All You Need to Know
Don’t worry any longer over how to best protect and secure your NFT assets, read about best practice from our specialists’ hand-picked sources and research.
From low to high-valued NFT assets, read about not only what we recommend, but what others experienced securing their own NFTs.
Are NFTs secure?
NFTs are famously safe to buy, store and trade due to records of ownership and authenticity residing on the blockchain. However, this system relies on the owner adhering to relatively simple security measures. Even if you are new to crypto tech, securing your NFT should be your number one priority and you must do your due diligence to ensure you have put in place all safeguards to keep your property secured.
Since the explosion in popularity of NFTs, we have also seen a rise in NFT art theft, and sadly most of the time these crimes are entirely preventable. Below are some case studies with recent examples of NFT art theft. We will explain what went wrong and how to safeguard your own NFTs later on.
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Case study 1 – Kramer’s Apes
On the 30th of December 2021, 16 NFT pieces from Todd Kramer’s Bored Ape Yacht Club (BAYC) were stolen, totaling approximately $2.2 million in losses. Kramer used a hot wallet (one that is connected to the internet) and made the mistake of clicking on what appeared to be a legitimate website and filling in his details, this website turned out to be a phishing scam.
OpenSea assisted Kramer by freezing the assets so they could no longer be traded, allowing Kramer the time and space to work out who took them and potentially how to recover them.
The lessons here are to:
- Use cold/hard storage! This was the main lesson for Kramer and would have prevented the theft. Even with lower priced artworks, it’s always a good idea to invest in hard storage which are very reasonably priced. (an affiliate link could go here)
- Double check every link and website on which you click, and triple check if you are entering any personal data.
Case study 2 – Dazed and Confused
Last year, about a month before the peak of BAYC, Stazie lost his Apes (again 16 of them) by way of a phishing scam. He clicked on a link in Discord from a user he thought he recognized (very close to a real one), he was directed to a convincing copy a website he was familiar with and. As he’d just woken up, it didn’t register how suspicious it was when a popup appeared and asked him to enter his credentials.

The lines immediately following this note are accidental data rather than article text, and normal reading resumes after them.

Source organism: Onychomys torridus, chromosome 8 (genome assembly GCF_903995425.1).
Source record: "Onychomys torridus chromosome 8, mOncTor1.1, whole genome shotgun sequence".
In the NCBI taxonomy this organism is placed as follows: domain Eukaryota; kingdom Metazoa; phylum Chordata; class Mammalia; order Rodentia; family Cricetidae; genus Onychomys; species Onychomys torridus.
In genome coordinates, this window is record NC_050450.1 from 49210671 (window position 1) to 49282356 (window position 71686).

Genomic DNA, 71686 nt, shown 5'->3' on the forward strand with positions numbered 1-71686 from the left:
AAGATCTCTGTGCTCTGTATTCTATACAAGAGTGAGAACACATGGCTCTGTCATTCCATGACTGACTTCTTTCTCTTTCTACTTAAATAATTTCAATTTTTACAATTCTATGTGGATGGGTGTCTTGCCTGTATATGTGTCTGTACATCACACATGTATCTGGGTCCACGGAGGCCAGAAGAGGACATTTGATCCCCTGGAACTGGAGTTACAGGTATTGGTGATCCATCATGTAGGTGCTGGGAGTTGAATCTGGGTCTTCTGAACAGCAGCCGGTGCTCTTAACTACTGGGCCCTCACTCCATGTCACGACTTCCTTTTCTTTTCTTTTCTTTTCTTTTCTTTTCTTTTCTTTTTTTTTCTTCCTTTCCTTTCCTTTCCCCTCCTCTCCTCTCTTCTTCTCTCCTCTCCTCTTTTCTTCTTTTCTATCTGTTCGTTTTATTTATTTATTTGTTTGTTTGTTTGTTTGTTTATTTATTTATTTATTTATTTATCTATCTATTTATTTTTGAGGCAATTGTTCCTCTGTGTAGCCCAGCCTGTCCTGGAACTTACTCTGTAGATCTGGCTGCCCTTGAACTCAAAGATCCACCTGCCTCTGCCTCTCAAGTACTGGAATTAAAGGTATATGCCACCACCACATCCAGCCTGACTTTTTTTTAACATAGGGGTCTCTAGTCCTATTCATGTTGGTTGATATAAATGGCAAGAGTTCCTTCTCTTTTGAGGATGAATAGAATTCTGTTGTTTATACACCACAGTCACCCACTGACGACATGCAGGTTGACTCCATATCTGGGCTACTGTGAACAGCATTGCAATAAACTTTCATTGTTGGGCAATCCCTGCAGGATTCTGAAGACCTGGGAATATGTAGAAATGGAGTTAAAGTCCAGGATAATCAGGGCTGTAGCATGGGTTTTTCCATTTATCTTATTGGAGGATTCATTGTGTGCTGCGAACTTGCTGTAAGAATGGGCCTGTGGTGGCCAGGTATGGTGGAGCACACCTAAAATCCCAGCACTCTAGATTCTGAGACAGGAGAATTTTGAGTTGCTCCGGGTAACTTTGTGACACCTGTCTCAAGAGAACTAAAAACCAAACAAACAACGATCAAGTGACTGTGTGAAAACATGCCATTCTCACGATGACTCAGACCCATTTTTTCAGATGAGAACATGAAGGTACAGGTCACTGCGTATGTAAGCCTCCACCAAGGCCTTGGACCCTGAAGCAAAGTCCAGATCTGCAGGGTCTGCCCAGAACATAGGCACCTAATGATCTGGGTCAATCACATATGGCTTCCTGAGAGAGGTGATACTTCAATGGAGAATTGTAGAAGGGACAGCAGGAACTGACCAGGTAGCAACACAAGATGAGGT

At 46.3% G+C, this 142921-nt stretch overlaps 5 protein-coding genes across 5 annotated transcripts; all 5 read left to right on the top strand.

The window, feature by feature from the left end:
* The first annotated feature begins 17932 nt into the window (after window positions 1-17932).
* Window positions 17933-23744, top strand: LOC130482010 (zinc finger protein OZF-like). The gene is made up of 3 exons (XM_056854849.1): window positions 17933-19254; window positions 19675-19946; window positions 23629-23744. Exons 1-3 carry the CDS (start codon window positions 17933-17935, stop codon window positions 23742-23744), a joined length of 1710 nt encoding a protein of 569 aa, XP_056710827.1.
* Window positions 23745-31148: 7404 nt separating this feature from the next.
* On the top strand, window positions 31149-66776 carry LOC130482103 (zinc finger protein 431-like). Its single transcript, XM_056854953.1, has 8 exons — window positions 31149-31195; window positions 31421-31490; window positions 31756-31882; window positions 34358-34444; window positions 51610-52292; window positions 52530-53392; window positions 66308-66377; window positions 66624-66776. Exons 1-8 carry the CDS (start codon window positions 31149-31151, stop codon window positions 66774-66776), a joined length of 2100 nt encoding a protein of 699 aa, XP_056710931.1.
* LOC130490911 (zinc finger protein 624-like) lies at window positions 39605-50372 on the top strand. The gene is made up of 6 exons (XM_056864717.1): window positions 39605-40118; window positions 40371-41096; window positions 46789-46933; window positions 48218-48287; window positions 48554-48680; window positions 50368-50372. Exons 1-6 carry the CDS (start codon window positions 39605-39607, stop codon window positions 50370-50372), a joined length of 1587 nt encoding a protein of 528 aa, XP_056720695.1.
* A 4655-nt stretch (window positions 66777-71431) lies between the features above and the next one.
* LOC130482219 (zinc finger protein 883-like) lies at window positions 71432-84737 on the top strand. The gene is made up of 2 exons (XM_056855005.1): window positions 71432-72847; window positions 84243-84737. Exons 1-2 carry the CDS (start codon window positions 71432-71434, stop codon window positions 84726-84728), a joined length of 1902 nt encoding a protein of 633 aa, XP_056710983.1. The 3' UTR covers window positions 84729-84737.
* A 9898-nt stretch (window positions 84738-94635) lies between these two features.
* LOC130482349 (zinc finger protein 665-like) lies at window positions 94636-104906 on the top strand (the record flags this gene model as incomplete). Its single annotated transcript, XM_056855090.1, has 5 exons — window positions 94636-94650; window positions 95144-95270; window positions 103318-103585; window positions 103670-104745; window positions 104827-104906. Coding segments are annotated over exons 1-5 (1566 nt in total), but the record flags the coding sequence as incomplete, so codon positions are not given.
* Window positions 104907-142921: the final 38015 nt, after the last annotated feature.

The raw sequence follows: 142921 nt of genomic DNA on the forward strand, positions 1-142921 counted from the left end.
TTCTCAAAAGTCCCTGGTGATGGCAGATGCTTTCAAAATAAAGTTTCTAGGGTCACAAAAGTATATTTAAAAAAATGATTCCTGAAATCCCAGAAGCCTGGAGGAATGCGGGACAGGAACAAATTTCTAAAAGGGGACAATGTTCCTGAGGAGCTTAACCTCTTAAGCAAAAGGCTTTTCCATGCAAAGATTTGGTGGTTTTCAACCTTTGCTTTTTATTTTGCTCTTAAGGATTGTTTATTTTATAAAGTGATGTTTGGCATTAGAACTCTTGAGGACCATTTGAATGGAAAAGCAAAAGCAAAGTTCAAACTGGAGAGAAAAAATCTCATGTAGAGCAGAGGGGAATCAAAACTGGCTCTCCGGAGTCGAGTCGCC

The scammers acted and quickly emptied Stazie’s wallet of both NFTs and Ethereum.
Lessons are the same as above!Collapse
Case study 3 – A Nifty little pilfer
This was an interesting one. Thieves managed to break their way into Nifty Gateway accounts and clear out several user’s NFTs and even max out their credit cards in March 2021. Nifty declared quickly that there was no hack; the thieves used real credentials to compromise the accounts. And indeed, it seems most likely that the thieves managed to access the data (account names and passwords) through the user’s phones.
In situations such as these, there is very little a user can do to get back any of the stolen assets.
This is not that uncommon. This happened again in October, it’s clear that anyone who leaves their accounts unguarded is at the mercy of thieves.
- For goodness's sake, use 2-factor authentication! The users who were hacked had no double layer of security and left themselves completely vulnerable to this attack. Even if a thief manages to get your password, it is extremely difficult to hack 2FA.
- Hard wallets – we cannot stress enough how useful and safe this tool is.
How Can You Avoid This?
Since there are many cases of stolen NFTs, you may want to make them more secure. There are several ways to increase your NFT security:
A crucial step to securing your NFT is choosing the correct wallet. It is not all about the features, like 2FA and multi-signatures, but considering other factors, like where it exists physically.
Experts agree there should be considerable focus on a couple of very important aspects:
The wallet to be non-custodial, which means you are the only person with access, and no company or website (especially centralized ones) should be able to access it.
A hardware wallet with hardware level encryption is the best place to store your NFT assets.
One of the methods to make your NFTs more secure is to use multi-signature authentication. This is like opening your bank account and doing translations – first you enter a password and when you transfer money, you are being asked to enter a PIN code, sent to your mobile phone.
Frequently Asked Questions
Below are few things we find people often asking about securing their NFTs:
What are NFTs?
NFTs are used to describe and verify the ownership of an electronic asset. They can be used as avatars, for trading, or to make collections. NFTs are a trending industry and it is foreseen that they will be part of the future.
What exactly is a hardware wallet?
A hardware wallet is a USB drive and a method of ‘cold storage’, meaning that it is not connected to the internet. It is a completely physical method of storing your NFTs and cryptocurrency by storing your private keys – meaning that as long as you have your hardware, you can completely secure your blockchain assets.
How safe is NFT storage?
Experts are still arguing about whether cloud storage or Interplanetary Filesystem (IPFS) storage solutions are best suited to handle the off-chain data of the NFTs, however we believe that due to the decentralized nature of the IPFS and its features matching blockchain technology’s traits to deliver on the missing piece of the puzzling question where NFT data should live.
We are a team of NFT fans, and we are concerned about the security of the art on the Internet. We created this web site to help you store your NFTs more securely. Contact us if you have any questions or ideas for more security options for NFTs.